An in-Depth Perspective of the Great Gatsby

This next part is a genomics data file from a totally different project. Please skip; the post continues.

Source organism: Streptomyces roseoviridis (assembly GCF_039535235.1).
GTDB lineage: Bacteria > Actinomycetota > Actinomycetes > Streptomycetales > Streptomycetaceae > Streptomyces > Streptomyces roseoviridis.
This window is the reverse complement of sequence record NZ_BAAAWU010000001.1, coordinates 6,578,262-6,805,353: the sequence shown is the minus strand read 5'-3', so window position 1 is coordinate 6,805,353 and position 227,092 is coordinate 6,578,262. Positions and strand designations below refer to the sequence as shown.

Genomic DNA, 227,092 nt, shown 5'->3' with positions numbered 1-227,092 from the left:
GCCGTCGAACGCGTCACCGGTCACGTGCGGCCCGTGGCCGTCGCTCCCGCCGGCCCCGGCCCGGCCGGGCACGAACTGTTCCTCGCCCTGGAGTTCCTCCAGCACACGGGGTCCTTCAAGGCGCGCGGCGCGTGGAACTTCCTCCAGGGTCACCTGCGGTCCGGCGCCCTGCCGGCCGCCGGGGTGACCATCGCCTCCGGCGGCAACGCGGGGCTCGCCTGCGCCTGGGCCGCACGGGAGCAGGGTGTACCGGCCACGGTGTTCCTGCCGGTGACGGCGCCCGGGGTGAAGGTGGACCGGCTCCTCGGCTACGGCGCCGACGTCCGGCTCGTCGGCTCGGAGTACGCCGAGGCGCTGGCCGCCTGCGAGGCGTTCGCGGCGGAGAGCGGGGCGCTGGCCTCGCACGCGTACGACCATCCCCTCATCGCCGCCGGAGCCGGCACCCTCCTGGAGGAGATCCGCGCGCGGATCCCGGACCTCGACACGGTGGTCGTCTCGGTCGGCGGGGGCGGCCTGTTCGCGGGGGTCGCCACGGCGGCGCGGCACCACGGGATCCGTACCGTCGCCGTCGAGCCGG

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An In-Depth Perspective of The Great Gatsby The 1920s, a fascinating era defined by its contradictory image, was the time period in which the novel The Great Gatsby was set. Known as the “Roaring Twenties,” the 1920s was a time period with a booming economy and many significant changes. Both the 18th and 19th Amendments went into effect in 1920. The 18th Amendment created Prohibition while the 19th Amendment gave women the right to vote. Although it might have been a great time for people and the economy, it was also a time of immorality and deception. Most people were constantly trying to find ways to get alcohol; therefore, they were only interested in parties and drinking. People also became very immoral, especially with the way they treated women and all the lies that were circulating among certain groups. The Great Gatsby, written by F. Scott Fitzgerald, portrays how there was a decline of the American Dream and a lack of morality mainly through all of the different symbols that can be found in the novel. One of the major and most important symbols in The Great Gatsby is the green light. The green light is first seen at the end of Chapter One. Nick, the narrator of the story, notices Gatsby standing outside of his house with his hands in his pockets looking across the bay that splits the East Egg and the West Egg. Nick goes on to say, “Involuntarily I glanced seaward–and distinguished nothing except a single green light, minute and far away, that might have been the end of a dock” (Fitzgerald 21). Just as the green light on a traffic light signals a car to proceed, the green light that Gatsby stares at is a symbol for him to go. “What exactly does Gatsby have to go for?” one may ask himself/herself. Gatsby is considering whether or not to go for Daisy, the love of his life, who lives just across the bay. Although Daisy might seem a short
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